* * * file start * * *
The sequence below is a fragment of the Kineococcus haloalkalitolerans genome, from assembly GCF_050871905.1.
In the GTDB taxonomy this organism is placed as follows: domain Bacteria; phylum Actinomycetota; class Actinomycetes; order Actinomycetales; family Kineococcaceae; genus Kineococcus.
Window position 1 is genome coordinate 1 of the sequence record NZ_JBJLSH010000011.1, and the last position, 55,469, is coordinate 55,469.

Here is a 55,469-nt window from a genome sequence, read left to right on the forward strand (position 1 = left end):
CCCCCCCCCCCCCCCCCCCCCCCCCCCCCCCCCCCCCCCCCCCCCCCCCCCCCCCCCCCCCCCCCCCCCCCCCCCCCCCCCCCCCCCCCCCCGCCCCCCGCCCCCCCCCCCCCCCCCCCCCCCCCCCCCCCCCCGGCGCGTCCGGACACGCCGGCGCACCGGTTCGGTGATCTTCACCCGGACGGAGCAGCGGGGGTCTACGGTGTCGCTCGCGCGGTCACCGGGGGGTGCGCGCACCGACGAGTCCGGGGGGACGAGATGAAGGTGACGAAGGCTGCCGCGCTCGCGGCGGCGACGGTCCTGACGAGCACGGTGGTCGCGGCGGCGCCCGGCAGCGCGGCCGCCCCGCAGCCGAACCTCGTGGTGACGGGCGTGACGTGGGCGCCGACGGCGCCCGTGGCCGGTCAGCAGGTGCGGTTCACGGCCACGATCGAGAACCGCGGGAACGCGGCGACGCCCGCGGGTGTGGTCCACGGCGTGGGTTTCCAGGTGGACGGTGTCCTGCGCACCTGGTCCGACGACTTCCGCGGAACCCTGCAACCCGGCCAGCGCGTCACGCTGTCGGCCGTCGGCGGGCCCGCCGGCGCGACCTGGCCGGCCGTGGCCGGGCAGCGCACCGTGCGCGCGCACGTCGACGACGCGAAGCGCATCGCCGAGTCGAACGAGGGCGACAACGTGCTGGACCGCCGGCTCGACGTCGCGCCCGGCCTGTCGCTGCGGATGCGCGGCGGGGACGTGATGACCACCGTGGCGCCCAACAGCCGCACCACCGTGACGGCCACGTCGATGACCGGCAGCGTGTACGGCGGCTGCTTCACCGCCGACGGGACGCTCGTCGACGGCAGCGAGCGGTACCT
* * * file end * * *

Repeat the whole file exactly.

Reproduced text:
The sequence below is a fragment of the Kineococcus haloalkalitolerans genome, from assembly GCF_050871905.1.
In the GTDB taxonomy this organism is placed as follows: domain Bacteria; phylum Actinomycetota; class Actinomycetes; order Actinomycetales; family Kineococcaceae; genus Kineococcus.
Window position 1 is genome coordinate 1 of the sequence record NZ_JBJLSH010000011.1, and the last position, 55,469, is coordinate 55,469.

Here is a 55,469-nt window from a genome sequence, read left to right on the forward strand (position 1 = left end):
CCCCCCCCCCCCCCCCCCCCCCCCCCCCCCCCCCCCCCCCCCCCCCCCCCCCCCCCCCCCCCCCCCCCCCCCCCCCCCCCCCCCCCCCCCCCGCCCCCCGCCCCCCCCCCCCCCCCCCCCCCCCCCCCCCCCCCGGCGCGTCCGGACACGCCGGCGCACCGGTTCGGTGATCTTCACCCGGACGGAGCAGCGGGGGTCTACGGTGTCGCTCGCGCGGTCACCGGGGGGTGCGCGCACCGACGAGTCCGGGGGGACGAGATGAAGGTGACGAAGGCTGCCGCGCTCGCGGCGGCGACGGTCCTGACGAGCACGGTGGTCGCGGCGGCGCCCGGCAGCGCGGCCGCCCCGCAGCCGAACCTCGTGGTGACGGGCGTGACGTGGGCGCCGACGGCGCCCGTGGCCGGTCAGCAGGTGCGGTTCACGGCCACGATCGAGAACCGCGGGAACGCGGCGACGCCCGCGGGTGTGGTCCACGGCGTGGGTTTCCAGGTGGACGGTGTCCTGCGCACCTGGTCCGACGACTTCCGCGGAACCCTGCAACCCGGCCAGCGCGTCACGCTGTCGGCCGTCGGCGGGCCCGCCGGCGCGACCTGGCCGGCCGTGGCCGGGCAGCGCACCGTGCGCGCGCACGTCGACGACGCGAAGCGCATCGCCGAGTCGAACGAGGGCGACAACGTGCTGGACCGCCGGCTCGACGTCGCGCCCGGCCTGTCGCTGCGGATGCGCGGCGGGGACGTGATGACCACCGTGGCGCCCAACAGCCGCACCACCGTGACGGCCACGTCGATGACCGGCAGCGTGTACGGCGGCTGCTTCACCGCCGACGGGACGCTCGTCGACGGCAGCGAGCGGTACCT